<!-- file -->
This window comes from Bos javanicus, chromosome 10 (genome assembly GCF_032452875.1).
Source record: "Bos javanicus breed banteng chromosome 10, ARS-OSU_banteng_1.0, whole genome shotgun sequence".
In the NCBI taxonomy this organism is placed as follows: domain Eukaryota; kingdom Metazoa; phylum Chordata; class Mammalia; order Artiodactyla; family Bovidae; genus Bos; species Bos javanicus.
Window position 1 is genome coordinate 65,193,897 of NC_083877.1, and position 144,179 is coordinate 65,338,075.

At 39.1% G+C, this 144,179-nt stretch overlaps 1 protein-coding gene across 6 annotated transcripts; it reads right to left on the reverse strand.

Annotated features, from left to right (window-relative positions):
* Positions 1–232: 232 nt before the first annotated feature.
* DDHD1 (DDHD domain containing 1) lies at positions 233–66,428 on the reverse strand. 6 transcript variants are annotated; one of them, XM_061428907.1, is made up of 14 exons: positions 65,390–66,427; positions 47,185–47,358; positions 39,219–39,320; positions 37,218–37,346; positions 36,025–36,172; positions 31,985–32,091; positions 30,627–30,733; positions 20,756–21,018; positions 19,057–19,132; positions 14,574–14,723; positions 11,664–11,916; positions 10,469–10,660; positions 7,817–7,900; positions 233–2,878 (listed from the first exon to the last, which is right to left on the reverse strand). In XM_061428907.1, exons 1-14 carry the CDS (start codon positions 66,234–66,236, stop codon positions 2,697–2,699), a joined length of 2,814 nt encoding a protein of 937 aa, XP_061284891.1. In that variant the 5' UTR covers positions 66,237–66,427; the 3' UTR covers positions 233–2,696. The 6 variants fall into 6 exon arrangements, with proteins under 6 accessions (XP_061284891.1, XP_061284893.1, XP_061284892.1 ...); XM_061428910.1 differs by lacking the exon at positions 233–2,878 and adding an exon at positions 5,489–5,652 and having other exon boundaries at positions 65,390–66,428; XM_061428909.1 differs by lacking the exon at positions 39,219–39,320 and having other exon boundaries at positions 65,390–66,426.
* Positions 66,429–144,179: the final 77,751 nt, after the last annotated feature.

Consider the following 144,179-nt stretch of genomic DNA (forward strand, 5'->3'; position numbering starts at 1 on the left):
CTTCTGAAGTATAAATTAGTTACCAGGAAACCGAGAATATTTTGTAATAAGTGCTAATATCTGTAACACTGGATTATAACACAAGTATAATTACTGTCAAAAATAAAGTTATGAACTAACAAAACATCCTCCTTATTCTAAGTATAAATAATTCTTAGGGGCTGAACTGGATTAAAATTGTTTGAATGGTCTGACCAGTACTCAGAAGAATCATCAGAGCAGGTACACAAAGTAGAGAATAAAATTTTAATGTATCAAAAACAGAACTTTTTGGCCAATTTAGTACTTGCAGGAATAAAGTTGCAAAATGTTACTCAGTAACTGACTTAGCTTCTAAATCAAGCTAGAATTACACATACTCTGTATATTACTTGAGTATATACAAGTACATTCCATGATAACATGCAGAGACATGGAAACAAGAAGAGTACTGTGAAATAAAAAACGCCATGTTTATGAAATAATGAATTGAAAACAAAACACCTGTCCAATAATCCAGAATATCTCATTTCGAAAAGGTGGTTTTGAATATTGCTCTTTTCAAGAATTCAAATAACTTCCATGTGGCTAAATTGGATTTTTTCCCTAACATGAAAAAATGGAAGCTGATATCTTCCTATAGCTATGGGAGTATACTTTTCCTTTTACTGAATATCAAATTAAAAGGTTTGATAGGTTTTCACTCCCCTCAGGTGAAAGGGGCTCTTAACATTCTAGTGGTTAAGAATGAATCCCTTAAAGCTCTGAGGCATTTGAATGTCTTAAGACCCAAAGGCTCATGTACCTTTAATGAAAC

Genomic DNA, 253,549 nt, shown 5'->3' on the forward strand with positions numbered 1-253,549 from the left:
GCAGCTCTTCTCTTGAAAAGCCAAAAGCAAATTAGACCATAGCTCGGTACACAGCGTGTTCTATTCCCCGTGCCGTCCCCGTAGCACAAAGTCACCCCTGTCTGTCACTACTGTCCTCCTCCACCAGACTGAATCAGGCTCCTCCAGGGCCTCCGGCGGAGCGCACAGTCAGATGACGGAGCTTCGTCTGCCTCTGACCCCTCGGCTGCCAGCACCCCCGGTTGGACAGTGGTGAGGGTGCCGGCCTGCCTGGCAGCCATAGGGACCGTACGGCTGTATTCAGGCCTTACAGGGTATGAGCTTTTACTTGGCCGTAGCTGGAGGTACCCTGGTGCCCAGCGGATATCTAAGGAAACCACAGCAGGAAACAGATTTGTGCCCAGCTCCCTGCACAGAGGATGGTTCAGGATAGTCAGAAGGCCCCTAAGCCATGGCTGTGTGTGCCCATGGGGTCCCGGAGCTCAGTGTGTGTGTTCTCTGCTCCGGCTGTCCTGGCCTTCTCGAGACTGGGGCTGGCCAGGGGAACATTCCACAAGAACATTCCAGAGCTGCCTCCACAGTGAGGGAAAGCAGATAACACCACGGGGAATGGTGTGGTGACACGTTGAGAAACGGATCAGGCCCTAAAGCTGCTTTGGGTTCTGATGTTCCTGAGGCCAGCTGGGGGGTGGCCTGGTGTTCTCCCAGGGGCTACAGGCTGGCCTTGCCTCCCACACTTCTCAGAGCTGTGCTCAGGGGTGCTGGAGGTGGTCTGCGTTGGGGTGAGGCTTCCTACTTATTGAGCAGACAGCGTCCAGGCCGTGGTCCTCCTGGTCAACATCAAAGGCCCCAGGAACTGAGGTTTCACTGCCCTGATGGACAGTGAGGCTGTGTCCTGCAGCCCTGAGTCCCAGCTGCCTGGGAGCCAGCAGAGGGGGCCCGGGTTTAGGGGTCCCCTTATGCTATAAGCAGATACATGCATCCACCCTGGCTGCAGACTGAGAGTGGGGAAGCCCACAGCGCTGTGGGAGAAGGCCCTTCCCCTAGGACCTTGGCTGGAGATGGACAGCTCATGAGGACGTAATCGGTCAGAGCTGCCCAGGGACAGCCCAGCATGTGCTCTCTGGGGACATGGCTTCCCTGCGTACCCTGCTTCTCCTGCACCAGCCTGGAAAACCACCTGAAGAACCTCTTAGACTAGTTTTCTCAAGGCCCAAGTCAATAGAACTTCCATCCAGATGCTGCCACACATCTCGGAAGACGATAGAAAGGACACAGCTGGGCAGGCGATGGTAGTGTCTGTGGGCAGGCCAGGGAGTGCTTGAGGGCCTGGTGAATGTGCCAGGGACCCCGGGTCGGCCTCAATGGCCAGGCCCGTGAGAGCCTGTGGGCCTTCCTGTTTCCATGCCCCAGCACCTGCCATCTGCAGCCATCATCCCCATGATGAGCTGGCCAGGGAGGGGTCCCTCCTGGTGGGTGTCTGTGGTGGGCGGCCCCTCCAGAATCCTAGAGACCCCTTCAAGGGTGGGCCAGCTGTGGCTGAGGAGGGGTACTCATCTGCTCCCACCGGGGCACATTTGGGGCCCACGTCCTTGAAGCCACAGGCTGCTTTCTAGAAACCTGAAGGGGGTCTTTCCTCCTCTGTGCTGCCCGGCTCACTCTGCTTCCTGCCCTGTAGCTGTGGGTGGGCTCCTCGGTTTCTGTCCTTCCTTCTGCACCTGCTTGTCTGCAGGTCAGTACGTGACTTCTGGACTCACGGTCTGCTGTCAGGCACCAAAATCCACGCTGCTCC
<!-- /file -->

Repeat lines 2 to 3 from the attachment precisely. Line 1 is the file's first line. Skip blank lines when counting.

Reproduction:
Source record: "Bos javanicus breed banteng chromosome 10, ARS-OSU_banteng_1.0, whole genome shotgun sequence".
In the NCBI taxonomy this organism is placed as follows: domain Eukaryota; kingdom Metazoa; phylum Chordata; class Mammalia; order Artiodactyla; family Bovidae; genus Bos; species Bos javanicus.